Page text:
Opprobrious or Abusive Language as a Defense for Battery or Assault

Opprobrious and Offensive language as a Defense for Simple Assault or Simple Battery in Georgia

While some defenses can be applied to multiple crimes, other arguments that only work for specific offenses. Opprobrious and offensive language is one of those defenses. A charge of simple assault or simple battery may be justified if the defendant can prove that opprobrious or offensive language was used before they acted. However, this defense requires the assistance of a knowledgeable Georgia Criminal Defense Attorney to present a well-developed argument with evidence. Contact our offices today if this defense applies to your case.

O.C.G.A. §16-5-25

A person charged with the offense of simple assault or simple battery may introduce in evidence any opprobrious or abusive language used by the person against whom force was threatened or used; the trier of facts may, in its discretion, find that the words used were justification for simple assault or simple battery. 

What Counts as Opprobrious or Offensive Language in Georgia?

There is no set standard for what is or is not offensive language, but Georgia case law can help us determine some rules laid out by the Courts. First, past opprobrious words will not serve as a justification for assault and battery. Cawley v. State, 74 Ga. App. 214, (1981). The simple assault or simple battery cannot take place weeks or even days after offensive words were spoken. It needs to be almost an immediate reaction, and the words must be spoken the in the presence of the assaulting party. The Court has found that offensive words published in a newspaper are not excuses for assault and battery. Haygood v. State, 10 Ga. App. 394, (1912).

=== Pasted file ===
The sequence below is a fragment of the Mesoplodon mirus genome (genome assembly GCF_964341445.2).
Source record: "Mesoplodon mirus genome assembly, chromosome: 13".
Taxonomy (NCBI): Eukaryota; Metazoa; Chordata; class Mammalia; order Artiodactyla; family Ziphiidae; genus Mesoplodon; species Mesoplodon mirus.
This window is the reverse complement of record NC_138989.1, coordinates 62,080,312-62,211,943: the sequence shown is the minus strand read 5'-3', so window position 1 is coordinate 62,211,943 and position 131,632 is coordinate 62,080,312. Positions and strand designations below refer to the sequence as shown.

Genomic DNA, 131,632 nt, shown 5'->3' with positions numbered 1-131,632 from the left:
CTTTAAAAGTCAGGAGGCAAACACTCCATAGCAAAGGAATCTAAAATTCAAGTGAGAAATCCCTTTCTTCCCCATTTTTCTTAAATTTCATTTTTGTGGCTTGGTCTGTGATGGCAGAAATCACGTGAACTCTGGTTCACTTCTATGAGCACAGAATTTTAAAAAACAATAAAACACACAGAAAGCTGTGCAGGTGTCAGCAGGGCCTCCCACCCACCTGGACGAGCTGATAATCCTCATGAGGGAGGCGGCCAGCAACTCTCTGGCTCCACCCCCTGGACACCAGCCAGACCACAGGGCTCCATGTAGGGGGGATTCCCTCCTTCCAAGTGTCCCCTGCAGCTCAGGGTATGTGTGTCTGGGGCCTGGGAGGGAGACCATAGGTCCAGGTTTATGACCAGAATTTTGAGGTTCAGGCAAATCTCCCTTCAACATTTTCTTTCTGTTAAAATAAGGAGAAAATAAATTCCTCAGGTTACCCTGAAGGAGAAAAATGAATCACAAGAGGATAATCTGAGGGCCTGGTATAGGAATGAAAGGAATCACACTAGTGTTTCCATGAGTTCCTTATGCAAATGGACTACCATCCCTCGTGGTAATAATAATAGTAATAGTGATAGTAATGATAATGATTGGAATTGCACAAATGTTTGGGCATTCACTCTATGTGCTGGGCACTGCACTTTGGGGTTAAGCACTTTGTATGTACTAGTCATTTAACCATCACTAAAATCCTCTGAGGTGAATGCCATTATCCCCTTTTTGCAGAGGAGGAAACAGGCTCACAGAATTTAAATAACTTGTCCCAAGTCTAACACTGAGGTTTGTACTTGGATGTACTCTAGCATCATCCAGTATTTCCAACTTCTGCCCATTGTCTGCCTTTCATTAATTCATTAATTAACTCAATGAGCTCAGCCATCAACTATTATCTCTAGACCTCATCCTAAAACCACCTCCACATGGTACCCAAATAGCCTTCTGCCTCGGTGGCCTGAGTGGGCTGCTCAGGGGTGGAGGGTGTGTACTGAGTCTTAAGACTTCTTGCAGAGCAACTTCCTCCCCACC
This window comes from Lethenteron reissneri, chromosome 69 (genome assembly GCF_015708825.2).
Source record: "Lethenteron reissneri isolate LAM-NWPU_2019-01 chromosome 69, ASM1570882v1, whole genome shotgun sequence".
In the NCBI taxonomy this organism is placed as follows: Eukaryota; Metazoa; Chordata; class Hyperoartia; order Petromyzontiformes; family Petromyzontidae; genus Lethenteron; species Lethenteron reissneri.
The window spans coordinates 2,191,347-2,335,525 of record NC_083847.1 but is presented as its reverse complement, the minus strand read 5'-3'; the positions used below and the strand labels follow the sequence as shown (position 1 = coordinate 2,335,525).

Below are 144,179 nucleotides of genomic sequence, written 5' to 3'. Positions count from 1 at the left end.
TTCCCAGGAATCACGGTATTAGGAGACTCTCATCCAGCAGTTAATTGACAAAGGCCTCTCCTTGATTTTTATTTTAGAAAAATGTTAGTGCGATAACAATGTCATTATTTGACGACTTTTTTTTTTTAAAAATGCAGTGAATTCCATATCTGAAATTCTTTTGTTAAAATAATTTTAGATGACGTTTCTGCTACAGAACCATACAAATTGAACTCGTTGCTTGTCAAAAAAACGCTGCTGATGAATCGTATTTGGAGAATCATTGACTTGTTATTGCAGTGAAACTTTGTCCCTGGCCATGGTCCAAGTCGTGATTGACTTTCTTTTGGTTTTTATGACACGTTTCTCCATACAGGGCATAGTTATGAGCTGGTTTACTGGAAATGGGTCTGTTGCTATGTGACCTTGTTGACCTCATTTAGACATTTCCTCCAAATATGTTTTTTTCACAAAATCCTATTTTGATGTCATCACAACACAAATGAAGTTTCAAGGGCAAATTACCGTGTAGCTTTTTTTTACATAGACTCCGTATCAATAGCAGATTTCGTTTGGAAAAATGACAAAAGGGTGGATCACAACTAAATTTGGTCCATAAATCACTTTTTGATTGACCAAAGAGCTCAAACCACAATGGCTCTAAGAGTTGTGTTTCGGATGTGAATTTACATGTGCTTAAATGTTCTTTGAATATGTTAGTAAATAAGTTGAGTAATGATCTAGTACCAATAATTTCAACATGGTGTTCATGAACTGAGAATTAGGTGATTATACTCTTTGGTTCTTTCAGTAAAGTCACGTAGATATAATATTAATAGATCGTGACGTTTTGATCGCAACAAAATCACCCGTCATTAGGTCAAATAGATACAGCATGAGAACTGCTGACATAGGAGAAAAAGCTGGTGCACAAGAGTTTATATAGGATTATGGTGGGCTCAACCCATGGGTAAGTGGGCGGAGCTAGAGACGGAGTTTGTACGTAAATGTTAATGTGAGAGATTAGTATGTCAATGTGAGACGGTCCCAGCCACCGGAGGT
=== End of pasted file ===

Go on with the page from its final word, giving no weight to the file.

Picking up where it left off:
Second, threats are not necessarily opprobrious. Kimberly v. State, 4 Ga. App. 852, (1908). The words must be so contemptuous or reproachful that they arouse passions in the other party that force them to commit simple assault or simple battery.

Third, the Court has found that offensive language by a child does not justify assault and battery by an adult. McKinley v. State, 121 Ga. 193, (1904). 

Fourth, opprobrious words only justify simple assault or simple battery, not homicide.

Whether or not the words could serve as justification for the assault or battery is a question left to the jury. Since no jury is the same or carries the same opinions, it is impossible to know exactly what is offensive to them. That is why you need an experienced Criminal Defense Lawyer to help present your case demonstrating why the language was so offensive. Don't take a chance at representing yourself when your future is at stake!

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